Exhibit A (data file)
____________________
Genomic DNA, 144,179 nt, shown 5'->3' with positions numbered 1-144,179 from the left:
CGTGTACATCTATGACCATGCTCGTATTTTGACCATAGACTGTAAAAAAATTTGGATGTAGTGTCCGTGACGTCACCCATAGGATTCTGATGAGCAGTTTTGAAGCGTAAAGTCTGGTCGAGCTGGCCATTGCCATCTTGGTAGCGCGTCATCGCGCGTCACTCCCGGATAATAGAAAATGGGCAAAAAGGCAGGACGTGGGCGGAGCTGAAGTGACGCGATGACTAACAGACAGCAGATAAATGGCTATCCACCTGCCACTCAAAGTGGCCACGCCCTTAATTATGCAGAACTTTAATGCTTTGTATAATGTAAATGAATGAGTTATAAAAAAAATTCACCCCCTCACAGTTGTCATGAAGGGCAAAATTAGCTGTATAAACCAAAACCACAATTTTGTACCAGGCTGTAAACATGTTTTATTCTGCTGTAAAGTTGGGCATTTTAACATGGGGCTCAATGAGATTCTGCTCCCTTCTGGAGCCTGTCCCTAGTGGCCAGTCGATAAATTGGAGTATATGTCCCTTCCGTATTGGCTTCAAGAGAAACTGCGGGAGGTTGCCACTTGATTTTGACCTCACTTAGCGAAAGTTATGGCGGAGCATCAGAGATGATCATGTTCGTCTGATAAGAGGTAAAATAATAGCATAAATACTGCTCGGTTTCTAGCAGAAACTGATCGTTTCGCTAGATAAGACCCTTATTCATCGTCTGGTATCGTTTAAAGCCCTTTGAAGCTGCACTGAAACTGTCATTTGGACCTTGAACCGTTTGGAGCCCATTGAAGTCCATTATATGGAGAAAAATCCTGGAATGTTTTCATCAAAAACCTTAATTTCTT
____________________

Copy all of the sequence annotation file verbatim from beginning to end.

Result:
Genomic DNA, 144,179 nt, shown 5'->3' with positions numbered 1-144,179 from the left:
CGTGTACATCTATGACCATGCTCGTATTTTGACCATAGACTGTAAAAAAATTTGGATGTAGTGTCCGTGACGTCACCCATAGGATTCTGATGAGCAGTTTTGAAGCGTAAAGTCTGGTCGAGCTGGCCATTGCCATCTTGGTAGCGCGTCATCGCGCGTCACTCCCGGATAATAGAAAATGGGCAAAAAGGCAGGACGTGGGCGGAGCTGAAGTGACGCGATGACTAACAGACAGCAGATAAATGGCTATCCACCTGCCACTCAAAGTGGCCACGCCCTTAATTATGCAGAACTTTAATGCTTTGTATAATGTAAATGAATGAGTTATAAAAAAAATTCACCCCCTCACAGTTGTCATGAAGGGCAAAATTAGCTGTATAAACCAAAACCACAATTTTGTACCAGGCTGTAAACATGTTTTATTCTGCTGTAAAGTTGGGCATTTTAACATGGGGCTCAATGAGATTCTGCTCCCTTCTGGAGCCTGTCCCTAGTGGCCAGTCGATAAATTGGAGTATATGTCCCTTCCGTATTGGCTTCAAGAGAAACTGCGGGAGGTTGCCACTTGATTTTGACCTCACTTAGCGAAAGTTATGGCGGAGCATCAGAGATGATCATGTTCGTCTGATAAGAGGTAAAATAATAGCATAAATACTGCTCGGTTTCTAGCAGAAACTGATCGTTTCGCTAGATAAGACCCTTATTCATCGTCTGGTATCGTTTAAAGCCCTTTGAAGCTGCACTGAAACTGTCATTTGGACCTTGAACCGTTTGGAGCCCATTGAAGTCCATTATATGGAGAAAAATCCTGGAATGTTTTCATCAAAAACCTTAATTTCTT